As results of our Governor's Iowa STEM Scale-Up grant roll in (Some great benefits to Iowa Ag Ed) - The realities of the educational debate are all around us.  I hope that we can answer the bell and be a valuable contributor to those conversations.

 

Look forward to seeing everyone on the trail.  National FFA Convention 2012 - here we come.  Follow the fun @AgEd4ME on twitter.

 

What current educational theories are you either implementing or considering?

It's hard to believe that the first month of school has gone by and that we're already into fall! This year is going by in a blur, and has the makings to be the best one yet for the program here at ECVTS. The group of students enrolled full time in the AgSci program is just fantastic and have so much enthusiasm for what they're learning. We've had a few bumps as we've settled into the school year, but now that everyone is on the same page, great things are happening!

 

In the past, I struggled with a mix of students from the "old" horticulture and floral design program and the "new" students who wanted to take agricultural science and CASE. The students who had the previous teacher just wanted to do floral design all day, and were not happy about the amount of work and labs that came with CASE. They also didn't want to get involved in FFA, and our chapter struggled to find it's footing for my first few years as the advisor. However, the current group of students in the program couldn't be more different, and their passion for what they're learning, as well as FFA, is very refreshing!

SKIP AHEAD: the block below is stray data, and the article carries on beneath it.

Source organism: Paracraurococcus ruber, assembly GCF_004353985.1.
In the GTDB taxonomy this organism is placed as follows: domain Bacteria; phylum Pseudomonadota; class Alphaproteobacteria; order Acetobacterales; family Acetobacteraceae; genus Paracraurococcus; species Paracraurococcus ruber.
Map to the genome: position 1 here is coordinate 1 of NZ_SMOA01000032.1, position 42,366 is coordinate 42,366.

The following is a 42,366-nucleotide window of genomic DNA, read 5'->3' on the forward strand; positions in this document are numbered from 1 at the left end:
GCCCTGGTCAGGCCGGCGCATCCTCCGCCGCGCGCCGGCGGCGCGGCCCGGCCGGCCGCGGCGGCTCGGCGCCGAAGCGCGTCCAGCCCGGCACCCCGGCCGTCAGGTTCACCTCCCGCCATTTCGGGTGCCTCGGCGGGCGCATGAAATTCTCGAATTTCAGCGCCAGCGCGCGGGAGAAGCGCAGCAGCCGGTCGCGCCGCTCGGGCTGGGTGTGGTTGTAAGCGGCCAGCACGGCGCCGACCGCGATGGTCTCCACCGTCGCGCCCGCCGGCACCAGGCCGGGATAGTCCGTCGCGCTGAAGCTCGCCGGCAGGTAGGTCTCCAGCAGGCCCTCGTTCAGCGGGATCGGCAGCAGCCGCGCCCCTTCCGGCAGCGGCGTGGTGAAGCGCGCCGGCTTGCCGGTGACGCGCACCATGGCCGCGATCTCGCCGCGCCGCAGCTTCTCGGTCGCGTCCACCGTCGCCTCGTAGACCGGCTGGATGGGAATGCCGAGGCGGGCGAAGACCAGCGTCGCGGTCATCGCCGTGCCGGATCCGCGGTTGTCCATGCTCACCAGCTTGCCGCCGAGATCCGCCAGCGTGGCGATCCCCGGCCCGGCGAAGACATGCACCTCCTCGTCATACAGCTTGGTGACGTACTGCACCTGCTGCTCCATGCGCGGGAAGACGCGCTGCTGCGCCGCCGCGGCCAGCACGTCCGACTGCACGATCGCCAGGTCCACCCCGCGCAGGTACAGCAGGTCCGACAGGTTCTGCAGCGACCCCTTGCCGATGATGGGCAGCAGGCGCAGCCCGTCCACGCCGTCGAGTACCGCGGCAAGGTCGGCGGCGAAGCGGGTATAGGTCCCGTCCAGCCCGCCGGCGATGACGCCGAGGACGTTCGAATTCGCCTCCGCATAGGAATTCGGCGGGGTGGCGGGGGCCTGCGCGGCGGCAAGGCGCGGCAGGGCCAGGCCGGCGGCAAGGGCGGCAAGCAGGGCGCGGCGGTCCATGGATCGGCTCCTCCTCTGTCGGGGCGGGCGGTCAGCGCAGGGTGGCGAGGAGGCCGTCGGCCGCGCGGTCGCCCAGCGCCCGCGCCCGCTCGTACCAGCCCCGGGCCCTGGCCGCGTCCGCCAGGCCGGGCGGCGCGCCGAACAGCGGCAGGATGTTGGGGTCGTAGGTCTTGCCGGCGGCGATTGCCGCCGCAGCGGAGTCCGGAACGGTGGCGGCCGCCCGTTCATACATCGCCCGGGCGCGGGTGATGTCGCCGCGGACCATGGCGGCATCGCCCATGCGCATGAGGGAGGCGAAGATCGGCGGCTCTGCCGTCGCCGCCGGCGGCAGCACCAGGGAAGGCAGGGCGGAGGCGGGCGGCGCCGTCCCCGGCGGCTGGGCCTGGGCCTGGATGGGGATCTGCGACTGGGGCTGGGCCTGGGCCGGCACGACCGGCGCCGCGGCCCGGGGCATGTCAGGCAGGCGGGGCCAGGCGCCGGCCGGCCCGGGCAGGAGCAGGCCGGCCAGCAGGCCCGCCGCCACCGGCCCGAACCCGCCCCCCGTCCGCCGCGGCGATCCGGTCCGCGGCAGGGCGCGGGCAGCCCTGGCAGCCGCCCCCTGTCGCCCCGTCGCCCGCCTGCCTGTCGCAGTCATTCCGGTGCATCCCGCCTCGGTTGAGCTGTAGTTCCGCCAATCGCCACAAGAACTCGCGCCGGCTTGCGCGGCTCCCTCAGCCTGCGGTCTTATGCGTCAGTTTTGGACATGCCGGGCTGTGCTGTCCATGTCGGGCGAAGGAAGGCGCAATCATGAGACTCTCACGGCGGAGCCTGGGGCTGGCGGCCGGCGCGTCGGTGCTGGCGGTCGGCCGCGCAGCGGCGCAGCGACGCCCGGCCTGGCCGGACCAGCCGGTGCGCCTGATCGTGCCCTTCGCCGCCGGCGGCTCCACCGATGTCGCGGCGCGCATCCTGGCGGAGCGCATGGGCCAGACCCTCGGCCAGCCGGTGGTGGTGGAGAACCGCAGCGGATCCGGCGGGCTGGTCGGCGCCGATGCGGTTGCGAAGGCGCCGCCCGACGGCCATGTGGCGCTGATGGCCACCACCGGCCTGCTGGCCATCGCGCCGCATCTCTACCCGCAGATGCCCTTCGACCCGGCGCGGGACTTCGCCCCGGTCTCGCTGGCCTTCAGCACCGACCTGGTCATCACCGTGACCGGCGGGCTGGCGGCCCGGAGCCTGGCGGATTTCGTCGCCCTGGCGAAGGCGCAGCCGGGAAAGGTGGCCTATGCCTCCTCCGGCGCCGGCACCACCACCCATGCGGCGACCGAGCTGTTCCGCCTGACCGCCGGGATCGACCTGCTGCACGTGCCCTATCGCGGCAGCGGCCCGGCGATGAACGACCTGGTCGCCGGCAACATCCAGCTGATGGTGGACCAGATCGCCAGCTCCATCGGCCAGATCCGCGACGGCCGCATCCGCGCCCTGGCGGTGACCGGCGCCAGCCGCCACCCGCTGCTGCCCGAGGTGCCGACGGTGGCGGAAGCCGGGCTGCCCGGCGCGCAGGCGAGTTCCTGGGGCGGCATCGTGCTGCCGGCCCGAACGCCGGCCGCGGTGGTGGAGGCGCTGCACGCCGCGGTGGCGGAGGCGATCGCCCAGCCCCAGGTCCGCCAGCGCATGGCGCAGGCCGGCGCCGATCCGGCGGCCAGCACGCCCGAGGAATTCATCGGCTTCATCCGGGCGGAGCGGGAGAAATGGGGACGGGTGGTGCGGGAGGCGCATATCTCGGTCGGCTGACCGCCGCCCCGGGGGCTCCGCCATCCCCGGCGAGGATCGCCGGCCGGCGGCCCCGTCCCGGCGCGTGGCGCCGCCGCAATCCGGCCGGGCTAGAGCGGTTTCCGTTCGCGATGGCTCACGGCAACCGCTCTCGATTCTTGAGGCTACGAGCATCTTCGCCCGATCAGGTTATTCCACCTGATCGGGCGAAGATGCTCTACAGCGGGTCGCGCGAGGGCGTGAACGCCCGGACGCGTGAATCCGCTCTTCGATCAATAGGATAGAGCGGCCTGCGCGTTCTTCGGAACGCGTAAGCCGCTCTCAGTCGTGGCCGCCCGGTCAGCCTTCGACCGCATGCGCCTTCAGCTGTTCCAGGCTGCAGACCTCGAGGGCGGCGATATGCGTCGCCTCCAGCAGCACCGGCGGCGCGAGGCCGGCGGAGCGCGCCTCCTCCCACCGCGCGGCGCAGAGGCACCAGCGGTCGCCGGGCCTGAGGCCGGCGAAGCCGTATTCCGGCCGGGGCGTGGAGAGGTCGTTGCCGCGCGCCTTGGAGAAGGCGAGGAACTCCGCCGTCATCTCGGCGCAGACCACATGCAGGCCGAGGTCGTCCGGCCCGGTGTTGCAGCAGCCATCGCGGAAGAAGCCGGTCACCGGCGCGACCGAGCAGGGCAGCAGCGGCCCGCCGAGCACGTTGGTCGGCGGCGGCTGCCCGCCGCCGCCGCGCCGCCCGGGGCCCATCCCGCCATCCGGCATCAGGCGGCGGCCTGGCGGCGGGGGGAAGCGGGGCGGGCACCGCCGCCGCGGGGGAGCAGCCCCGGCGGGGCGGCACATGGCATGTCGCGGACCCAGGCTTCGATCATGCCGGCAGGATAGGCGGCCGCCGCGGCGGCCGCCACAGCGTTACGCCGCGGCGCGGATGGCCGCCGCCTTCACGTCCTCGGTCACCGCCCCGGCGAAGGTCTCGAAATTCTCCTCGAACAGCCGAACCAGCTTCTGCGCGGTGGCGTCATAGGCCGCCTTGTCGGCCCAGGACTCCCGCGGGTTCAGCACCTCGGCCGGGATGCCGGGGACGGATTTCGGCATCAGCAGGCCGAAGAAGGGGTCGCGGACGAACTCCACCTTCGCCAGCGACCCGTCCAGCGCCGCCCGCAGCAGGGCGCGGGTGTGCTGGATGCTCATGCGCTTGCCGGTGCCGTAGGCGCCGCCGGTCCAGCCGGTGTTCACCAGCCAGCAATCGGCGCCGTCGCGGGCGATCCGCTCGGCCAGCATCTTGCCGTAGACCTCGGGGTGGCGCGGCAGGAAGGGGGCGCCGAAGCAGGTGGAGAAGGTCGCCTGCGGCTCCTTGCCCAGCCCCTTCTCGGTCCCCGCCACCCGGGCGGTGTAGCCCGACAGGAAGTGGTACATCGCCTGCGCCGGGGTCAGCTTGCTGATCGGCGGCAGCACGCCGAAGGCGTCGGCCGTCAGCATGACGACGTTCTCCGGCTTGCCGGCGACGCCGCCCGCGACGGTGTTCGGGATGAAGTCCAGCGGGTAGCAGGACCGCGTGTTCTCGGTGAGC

The additional of CASE Animal Science has been a total success so far, and I can't believe the changes in my students now that they're getting to study what they actually want to learn about. Not only are they interested in the content, but the quality of their work has improved significantly. They're also asking great questions, and some of them have finally found their niche in the world of ag science.